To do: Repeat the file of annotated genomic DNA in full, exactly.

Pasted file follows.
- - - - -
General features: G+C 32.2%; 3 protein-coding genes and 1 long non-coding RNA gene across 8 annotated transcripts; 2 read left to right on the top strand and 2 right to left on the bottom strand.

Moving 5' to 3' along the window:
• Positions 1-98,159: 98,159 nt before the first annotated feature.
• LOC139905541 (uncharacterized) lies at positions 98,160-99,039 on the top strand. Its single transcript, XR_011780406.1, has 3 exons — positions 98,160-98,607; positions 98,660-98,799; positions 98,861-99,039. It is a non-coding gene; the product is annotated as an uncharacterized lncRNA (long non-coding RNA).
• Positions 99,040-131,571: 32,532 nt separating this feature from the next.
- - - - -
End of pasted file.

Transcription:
General features: G+C 32.2%; 3 protein-coding genes and 1 long non-coding RNA gene across 8 annotated transcripts; 2 read left to right on the top strand and 2 right to left on the bottom strand.

Moving 5' to 3' along the window:
• Positions 1-98,159: 98,159 nt before the first annotated feature.
• LOC139905541 (uncharacterized) lies at positions 98,160-99,039 on the top strand. Its single transcript, XR_011780406.1, has 3 exons — positions 98,160-98,607; positions 98,660-98,799; positions 98,861-99,039. It is a non-coding gene; the product is annotated as an uncharacterized lncRNA (long non-coding RNA).
• Positions 99,040-131,571: 32,532 nt separating this feature from the next.